My new orders rerouted me to Rockaway Beach to talk with local residents who were traumatized by the crash, either from seeing the crash itself or the destruction of homes, their own or their neighbors. I saw disbelief, anger, and fear on their faces as they assembled at the barriers constructed at the crash site. A temporary morgue was set up within their view. They came alone or in families. Kids in twos and threes wandered by to gawk, cry, and inquire about the safety of their neighbors.
A woman rocked as she sat on her porch steps facing the burned-out remains of the house across the street. Another woman sat in shock. Her house was demolished with a piece of the plane sitting in what had been her front yard. Even though all of the tangible reminders of her former life were taken by the fire, she was focused on a mother and child, neighbors across the street, who had perished in the fire. She was also reliving an earlier loss, the death of her husband, who was a police officer killed in the line of duty nine years ago. The earlier horrible events on Sept. 11 were recalled with renewed intensity and superimposed on the current loss. Over and over I saw people being re-traumatized, this crash being just the latest assault on their lives. Rockaway lost 84 people at the World Trade Center. Now this. It was almost unbearable.
The owner of the Harbour Light, a bar-and-grill on the corner near the crash, lost his son on Sept. 11 at the World Trade Center. He opened his place to all disaster workers to use the facilities and relax. His kitchen made a huge submarine sandwich for me to take to a woman who lost her child—no charge. The outpouring of caring for others was evident everywhere which was heart-warming in this community already in mourning. As I witnessed the drama unfolding I remembered that in spite of New Yorkers’ usually rough and seemingly detached style, there is also passion and compassion that surface when times get tough.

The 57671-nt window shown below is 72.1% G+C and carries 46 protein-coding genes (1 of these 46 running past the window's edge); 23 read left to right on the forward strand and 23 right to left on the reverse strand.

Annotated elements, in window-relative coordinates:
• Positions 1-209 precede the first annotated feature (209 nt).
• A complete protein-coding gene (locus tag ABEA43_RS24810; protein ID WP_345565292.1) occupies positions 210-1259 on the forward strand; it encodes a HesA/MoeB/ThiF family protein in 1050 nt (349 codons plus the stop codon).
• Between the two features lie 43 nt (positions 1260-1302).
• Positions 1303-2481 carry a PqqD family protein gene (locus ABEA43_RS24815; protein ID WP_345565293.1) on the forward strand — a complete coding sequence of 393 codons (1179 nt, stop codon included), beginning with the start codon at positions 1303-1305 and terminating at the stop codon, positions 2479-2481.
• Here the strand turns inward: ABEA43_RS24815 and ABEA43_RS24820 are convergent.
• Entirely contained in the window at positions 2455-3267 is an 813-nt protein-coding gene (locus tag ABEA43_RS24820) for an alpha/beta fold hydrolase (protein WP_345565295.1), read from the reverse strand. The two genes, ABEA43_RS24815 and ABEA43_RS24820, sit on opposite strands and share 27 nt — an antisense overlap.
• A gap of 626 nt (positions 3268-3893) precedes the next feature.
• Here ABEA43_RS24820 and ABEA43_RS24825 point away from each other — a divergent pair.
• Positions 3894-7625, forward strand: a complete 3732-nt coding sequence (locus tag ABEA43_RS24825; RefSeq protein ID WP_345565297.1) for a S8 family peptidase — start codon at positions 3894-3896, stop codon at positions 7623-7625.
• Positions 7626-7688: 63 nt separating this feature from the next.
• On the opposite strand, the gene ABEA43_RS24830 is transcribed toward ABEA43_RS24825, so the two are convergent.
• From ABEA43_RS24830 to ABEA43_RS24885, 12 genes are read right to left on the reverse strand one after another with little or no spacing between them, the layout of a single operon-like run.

I often hear the question, what exactly does a psychologist with disaster mental health training do in situations like this? Since my role was to support first responders and others who witnessed horrors, my job was to listen and assess. Listen to stories and recollections of gruesome events, listen for anxiety, depression, and other emotions that psychologists are trained to support. First responders are, after all, human and have the same emotional experiences and responses as the rest of us. They are often less willing to share these, but my being there at the right place and right time, sharing many of their experiences, made it somewhat easier for them to express, grieve, and thus heal. Secondarily, I assessed whether a situation or experience threatened a person’s ability to function—which I saw more with bystanders, with whom I would follow up with recommendations for local ongoing support.
After daily shifts that woke me at 4:30 am and didn’t end until nightfall, sleep didn’t come easily. But writing did. This immersion proved invaluable. Keeping my sanity meant chronicling what I witnessed and observed on a daily basis because some of it was so unspeakable that talking to loved ones at home wasn’t an option. In looking back, I was amazed at the resilience of Americans to deal with disaster and come together with heroism and compassion even in the darkest of times. Three weeks later I returned to California. Ten years later I was diagnosed with lung cancer like so many disaster responders.
At the time it seemed impossible to imagine that an attack on American soil would ever be repeated. Yet here we are two decades later following a domestic attack and ongoing threats from foreign adversaries. Domestic terrorism is something new, but our ability to come together as a nation of patriots is not.